Jesus healing women
The hemorrhaging woman (Luke 8:50-56)
During the height of Jesus’ ministry He was regularly surrounded by great throngs of people, eager to hear His teaching and – probably even more so – to be touched by His powerful healing hand. In the events immediately preceding the healing of Jairus’ daughter, and the woman with a bleeding disorder, Jesus had been to Gadara and sent some demons into a whole herd of pigs, which then ran off a cliff and into the sea. The townspeople, alarmed and distressed over the shocking loss of their income, asked Jesus to leave, which He did.
His next destination was Nazareth, which one might (erroneously) think of as Jesus’ own city, since that’s where He grew up. But the people of Nazareth hated Jesus so much they’d already tried to push Him off a cliff. After that episode the Lord went to live in Capernaum, where He had begun His ministry, and called His first four disciples, Peter, Andrew, James, and John. In fact, Peter’s home acted as Jesus’ ‘home base’ where He often stayed as He taught throughout this region.
Several people feature in this tumultuous day in Jesus’ life:
Jairus: Synagogue rulers were laymen who looked after the building, supervised the worship and maintained order. He would be the one to make sure no tax collectors or other unclean people entered the synagogue, and chose who could read from the scripture scrolls. As a ruler of the synagogues, Jairus was part of the religious establishment which was soundly against Jesus.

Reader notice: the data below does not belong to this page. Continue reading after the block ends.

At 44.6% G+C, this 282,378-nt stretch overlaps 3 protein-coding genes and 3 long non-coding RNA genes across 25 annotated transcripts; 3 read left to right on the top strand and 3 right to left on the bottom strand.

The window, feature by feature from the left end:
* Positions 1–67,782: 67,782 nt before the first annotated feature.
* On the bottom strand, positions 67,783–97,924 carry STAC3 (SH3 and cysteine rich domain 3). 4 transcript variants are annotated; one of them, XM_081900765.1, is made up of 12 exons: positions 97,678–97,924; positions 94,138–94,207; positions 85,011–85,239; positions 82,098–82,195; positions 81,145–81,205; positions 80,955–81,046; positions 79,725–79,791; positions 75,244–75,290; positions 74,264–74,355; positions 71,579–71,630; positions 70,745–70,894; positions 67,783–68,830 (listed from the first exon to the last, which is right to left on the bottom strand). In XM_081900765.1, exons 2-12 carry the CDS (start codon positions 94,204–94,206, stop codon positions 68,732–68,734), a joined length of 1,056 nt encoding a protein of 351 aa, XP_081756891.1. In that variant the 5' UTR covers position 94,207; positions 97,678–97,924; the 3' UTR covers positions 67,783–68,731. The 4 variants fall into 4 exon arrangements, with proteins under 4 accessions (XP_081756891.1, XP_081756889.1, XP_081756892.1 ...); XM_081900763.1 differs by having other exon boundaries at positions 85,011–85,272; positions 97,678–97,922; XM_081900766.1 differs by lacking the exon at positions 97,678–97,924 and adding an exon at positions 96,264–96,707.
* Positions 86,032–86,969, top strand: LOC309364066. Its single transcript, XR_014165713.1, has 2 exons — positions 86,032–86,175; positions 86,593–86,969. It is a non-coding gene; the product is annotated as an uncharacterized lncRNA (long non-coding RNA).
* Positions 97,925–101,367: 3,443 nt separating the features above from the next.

A bleeding woman: According to Levitical law, a woman was considered unclean for the length of her monthly flow—and for any other days in which there would be a flow. Anything, or anyone, she touched, or touched her, would also be considered unclean. Everything, and everyone, would have to be thoroughly cleansed with water, and be set aside until sundown.
Effectively, this barred the woman from leaving her home, or being with anyone, during the time of her uncleanness. Hence, in ancient times, the “red tent” became a part of every woman’s life, a place where all the women of the household would stay for their monthly periods.
That she had been hemorrhaging for twelve years hints at the staggering toll this ailment had taken on the woman’s life—out of money, no options left, dying from blood loss, and bereft of friends and family, not permitted to be in public, to touch anyone, or anything, including Jesus and His robes.
Jairus’ daughter: A young girl just entering puberty, and now dying.
The professional mourners: Paid performers who made a great religious show without having the spiritual reality.
Jesus’ disciples: Most notably Peter, James and John who would come to witness the most intimate, glorious, and powerful events of Jesus’ ministry.
Just as Jesus was teaching all this to John's disciples, Jairus, ruler of the local synagogue, came hurrying up to Jesus and knelt before Him in a gesture of deep courtesy and “pleading with him to come to his house because his only daughter, a girl of about twelve, was dying.” In his own gospel, Matthew recorded Jairus as saying, “My daughter has just died. But come and put your hand on her, and she will live.”